Do you know the difference between Elements, Compounds and Mixtures?
How are the atoms arranged in elements and compounds?
Do you know how to use the Periodic Table?
Can you recognise and name any symbols from the Periodic Table?
The Periodic Table is something you will need to know about and use from now until your science education finishes. It is essential in many areas of Chemistry and very useful. In your GCSEs you will be allowed access to one in all assessments and in KS3 you will usually find it within your textbook or revision guide, we recommend you start getting used to using it now.
Here we go through 4 key points that will help you understand elements and how they are linked to other aspects of chemistry and the periodic table. Whilst at KS3 some schools teach Science as a single subject other schools make it clear which Science the topic falls into and generally this one of the first you will cover when you join Secondary school in either your science or chemistry lessons.
💥 Elements and Mixtures
It is likely you will have heard of a mixture and used the term in everyday life, but can you explain what it is in terms of atoms? You need to understand how the atoms are arranged in a mixture and what makes a substance a mixture. To explain this, it is key that you understand what an element is, and how the atoms are arranged in an element. Remember they contain just one type of atom but the atoms can occur in pairs (Oxygen is a good example to learn). To help with any explanation you need to give, it would be useful if you can draw and label particle diagrams to show the difference between an element and a mixture.
A compound is different to both elements and mixtures and we recommend you have a simple and clear definition learned in your head so you can start with that and then explain it with a diagram. A compound is made up of two more elements, the main difference being they are chemically joined, bonded, together. Explaining this is easiest with a diagram and also an example you know and are confident with. During your science education you will learn many different compounds but a few will feature regularly. We suggest you learn these, which elements are present and how the atoms of the elements are arranged. The best way to do this is to be able and to draw and label a particle diagram for each compound. Two common compounds you will use are Water (H2O) and Carbon Dioxide (CO2). You will be shown others and also be expected to recognise their particle diagrams and identify which atoms are from which element (often colours are used to show the different elements involved).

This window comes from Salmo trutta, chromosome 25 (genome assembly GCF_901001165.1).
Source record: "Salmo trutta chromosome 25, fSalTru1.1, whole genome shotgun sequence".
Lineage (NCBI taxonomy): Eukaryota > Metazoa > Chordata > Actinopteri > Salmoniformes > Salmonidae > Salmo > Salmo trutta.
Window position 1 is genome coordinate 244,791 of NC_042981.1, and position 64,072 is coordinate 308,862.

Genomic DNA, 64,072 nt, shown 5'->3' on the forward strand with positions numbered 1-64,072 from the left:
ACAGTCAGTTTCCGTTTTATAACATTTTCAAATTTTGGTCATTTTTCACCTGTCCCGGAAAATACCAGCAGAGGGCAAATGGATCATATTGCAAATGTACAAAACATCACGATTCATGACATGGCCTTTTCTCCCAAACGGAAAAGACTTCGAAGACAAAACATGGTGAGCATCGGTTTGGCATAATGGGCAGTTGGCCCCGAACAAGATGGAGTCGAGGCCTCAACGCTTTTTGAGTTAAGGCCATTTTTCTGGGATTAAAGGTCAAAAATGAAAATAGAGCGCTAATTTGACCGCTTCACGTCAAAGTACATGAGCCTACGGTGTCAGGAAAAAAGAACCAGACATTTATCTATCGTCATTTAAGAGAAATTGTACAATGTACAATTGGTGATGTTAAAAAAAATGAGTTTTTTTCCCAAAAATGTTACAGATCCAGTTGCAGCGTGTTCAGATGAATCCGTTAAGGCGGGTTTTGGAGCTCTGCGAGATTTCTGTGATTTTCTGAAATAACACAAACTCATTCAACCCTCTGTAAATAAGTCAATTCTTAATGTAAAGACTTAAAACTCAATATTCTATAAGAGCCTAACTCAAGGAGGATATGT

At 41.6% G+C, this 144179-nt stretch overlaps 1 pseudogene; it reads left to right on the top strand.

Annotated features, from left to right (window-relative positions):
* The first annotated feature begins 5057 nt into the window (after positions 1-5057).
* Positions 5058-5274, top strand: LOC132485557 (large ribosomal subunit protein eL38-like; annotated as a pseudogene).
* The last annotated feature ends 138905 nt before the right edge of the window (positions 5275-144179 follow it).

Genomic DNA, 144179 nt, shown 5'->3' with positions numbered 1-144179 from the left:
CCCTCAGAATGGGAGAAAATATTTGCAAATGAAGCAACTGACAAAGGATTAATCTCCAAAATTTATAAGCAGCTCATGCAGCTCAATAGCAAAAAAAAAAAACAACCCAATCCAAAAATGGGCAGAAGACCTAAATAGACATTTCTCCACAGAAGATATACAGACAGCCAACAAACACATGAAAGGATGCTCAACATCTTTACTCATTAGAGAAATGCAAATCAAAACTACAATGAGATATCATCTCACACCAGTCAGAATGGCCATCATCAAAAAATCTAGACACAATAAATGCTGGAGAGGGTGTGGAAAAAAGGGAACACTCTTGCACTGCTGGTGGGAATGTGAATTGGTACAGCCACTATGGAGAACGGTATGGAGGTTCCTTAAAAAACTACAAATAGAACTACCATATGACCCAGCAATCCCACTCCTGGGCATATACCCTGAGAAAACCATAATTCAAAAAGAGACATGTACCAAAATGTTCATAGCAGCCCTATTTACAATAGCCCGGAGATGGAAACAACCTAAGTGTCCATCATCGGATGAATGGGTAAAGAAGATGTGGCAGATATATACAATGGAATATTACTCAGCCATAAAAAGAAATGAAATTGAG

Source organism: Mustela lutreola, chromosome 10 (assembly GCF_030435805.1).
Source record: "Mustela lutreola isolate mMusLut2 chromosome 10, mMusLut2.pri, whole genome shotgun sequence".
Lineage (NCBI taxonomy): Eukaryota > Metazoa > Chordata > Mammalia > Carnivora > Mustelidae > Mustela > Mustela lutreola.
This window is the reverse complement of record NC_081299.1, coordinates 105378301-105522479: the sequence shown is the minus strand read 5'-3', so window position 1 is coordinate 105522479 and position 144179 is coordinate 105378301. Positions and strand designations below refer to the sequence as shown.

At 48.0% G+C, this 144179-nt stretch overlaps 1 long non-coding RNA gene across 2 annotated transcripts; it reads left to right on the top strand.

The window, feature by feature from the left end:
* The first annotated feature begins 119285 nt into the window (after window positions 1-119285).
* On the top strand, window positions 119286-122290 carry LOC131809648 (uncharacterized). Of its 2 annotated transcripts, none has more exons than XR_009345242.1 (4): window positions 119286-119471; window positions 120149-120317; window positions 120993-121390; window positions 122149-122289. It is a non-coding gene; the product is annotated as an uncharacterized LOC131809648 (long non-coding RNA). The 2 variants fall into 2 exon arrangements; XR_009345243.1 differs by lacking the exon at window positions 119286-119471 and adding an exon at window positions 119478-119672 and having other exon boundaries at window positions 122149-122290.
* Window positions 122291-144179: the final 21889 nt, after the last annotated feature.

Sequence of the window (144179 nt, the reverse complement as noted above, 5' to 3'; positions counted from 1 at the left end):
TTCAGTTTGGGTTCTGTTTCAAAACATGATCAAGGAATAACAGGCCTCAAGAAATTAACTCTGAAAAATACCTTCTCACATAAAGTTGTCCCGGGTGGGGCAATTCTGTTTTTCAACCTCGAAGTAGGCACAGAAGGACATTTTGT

💥 Periodic Table
The Periodic Table is such a huge and important part of Chemistry. Some students worry when they see it that they are expected to learn all the elements present in it and the symbols and data. That is not the case, but you need to be able to use it and understand what it is telling you. Mendeleev is the Russian scientist who developed the first periodic table and you will learn a little about him and how it was put together. At KS3 we teach students what a group and a period is. The special names of some of the groups (for example group 1 metals are also known as the Alkali Metals) and where to locate metals, non-metals and transition metals. Make sure you can identify all of these on a full periodic table or a blank one with just the outline. Sometimes in assessment questions the periodic table looks slightly different and you need to be prepared for this. Gradually you will learn the location of more common elements and also begin to remember their symbols too, this will make other chemistry topics easier for you in KS4.
💥 Symbols and Equations
Within the periodic table each element is represented with a symbol. These symbols are linked to their name but not always the first letter of their name. Some elements have a single letter for their symbol, some have two letters. For example Oxygen is represented with O but Calcium is Ca. You will not find compounds named in the periodic table but you will find the elements that have bonded to form the compound there. Sodium is an example of using letters not from the start of its name, the symbol used is Na.
When you are writing these symbols you MUST remember to use a capital letter for the first letter and a lower case letter for the second one (if there is one). You will be shown some examples of how compounds are formed from a chemical reaction and you can see how to use the periodic table to represent the reaction with a symbol equation. At KS4 you will learn this in much more detail and be expected to write these yourself.
Hopefully these 4 key areas will give you some help understanding elements and the periodic table and will also make a good basis for the foundations of GCSE Chemistry. Our ScienceKitShort course on Elements goes into much more detail on these areas and shows you examples of all of the ideas covered here and more.
Feel free to get in touch if you have any questions or would like some help with your KS3 science learning to fill in any knowledge gaps you have.
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